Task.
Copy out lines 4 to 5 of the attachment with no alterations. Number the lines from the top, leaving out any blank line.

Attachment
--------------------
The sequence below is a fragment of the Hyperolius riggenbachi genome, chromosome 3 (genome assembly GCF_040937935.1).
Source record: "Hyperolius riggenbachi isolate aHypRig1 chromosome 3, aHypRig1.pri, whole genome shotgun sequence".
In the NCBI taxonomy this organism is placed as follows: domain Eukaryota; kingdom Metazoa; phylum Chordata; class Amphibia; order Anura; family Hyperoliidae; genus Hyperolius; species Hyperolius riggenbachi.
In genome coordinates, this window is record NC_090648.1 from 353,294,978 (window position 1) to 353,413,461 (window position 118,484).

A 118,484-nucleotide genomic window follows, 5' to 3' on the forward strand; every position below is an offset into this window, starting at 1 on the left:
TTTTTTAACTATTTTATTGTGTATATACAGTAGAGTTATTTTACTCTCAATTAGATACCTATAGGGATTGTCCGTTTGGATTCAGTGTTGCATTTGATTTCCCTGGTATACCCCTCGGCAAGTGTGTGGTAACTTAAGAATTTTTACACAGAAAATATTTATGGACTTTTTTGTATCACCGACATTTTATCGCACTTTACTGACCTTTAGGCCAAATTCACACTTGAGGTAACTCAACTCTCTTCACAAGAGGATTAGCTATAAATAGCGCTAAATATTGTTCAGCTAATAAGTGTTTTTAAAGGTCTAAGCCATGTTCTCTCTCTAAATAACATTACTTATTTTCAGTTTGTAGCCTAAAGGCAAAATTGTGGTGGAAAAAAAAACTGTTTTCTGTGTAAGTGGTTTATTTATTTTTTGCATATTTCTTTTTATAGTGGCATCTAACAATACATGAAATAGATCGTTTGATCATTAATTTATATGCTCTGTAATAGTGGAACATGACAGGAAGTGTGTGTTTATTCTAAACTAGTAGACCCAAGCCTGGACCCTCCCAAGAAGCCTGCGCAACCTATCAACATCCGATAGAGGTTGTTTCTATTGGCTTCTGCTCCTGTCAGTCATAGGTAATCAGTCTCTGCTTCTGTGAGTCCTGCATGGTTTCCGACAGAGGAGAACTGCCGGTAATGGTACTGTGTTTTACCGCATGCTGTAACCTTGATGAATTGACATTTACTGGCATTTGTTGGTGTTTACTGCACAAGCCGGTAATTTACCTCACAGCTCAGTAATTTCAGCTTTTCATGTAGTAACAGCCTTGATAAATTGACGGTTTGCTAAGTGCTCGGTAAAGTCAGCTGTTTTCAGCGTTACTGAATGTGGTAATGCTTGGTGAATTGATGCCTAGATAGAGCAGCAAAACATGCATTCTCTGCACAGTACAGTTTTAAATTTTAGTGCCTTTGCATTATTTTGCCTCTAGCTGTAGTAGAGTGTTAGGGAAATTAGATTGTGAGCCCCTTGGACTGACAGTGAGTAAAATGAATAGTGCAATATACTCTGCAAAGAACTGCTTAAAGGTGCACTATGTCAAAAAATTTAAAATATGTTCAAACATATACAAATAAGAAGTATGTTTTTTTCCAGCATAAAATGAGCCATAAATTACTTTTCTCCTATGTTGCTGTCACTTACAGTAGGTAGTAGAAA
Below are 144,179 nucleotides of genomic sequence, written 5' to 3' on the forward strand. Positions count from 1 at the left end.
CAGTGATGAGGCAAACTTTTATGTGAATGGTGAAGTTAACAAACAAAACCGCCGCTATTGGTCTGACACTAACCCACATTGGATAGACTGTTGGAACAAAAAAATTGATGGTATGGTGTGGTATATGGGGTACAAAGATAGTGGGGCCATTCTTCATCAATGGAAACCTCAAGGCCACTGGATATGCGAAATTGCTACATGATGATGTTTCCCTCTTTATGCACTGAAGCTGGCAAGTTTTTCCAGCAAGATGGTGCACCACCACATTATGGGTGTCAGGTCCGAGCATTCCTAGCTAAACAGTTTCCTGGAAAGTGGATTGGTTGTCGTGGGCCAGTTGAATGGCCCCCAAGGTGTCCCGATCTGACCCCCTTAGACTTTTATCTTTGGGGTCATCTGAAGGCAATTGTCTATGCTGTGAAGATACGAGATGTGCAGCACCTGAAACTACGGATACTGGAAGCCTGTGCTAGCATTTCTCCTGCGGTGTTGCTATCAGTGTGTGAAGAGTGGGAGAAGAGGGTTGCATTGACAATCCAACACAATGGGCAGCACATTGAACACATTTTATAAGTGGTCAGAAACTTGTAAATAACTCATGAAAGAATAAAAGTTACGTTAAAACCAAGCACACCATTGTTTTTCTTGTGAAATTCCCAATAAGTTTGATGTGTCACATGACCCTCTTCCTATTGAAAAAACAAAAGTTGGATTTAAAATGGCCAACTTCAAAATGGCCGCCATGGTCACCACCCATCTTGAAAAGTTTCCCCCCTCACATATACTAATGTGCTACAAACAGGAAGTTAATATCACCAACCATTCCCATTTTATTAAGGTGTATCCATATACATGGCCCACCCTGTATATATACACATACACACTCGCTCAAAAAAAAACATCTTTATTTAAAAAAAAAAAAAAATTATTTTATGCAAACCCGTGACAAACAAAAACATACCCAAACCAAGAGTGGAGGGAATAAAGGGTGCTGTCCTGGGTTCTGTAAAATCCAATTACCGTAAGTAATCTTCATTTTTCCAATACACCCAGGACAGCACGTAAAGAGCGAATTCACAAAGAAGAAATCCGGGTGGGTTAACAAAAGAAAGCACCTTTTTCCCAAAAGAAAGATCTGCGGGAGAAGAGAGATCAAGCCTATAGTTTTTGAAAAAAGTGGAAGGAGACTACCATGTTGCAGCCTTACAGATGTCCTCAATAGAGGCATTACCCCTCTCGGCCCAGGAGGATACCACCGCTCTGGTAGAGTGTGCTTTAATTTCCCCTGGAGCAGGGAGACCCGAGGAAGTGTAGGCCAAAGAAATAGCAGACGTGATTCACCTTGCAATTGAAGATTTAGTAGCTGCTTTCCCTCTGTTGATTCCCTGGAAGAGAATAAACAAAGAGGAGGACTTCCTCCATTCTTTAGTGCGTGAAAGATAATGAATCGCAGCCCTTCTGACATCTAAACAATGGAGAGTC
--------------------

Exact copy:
In genome coordinates, this window is record NC_090648.1 from 353,294,978 (window position 1) to 353,413,461 (window position 118,484).

A 118,484-nucleotide genomic window follows, 5' to 3' on the forward strand; every position below is an offset into this window, starting at 1 on the left: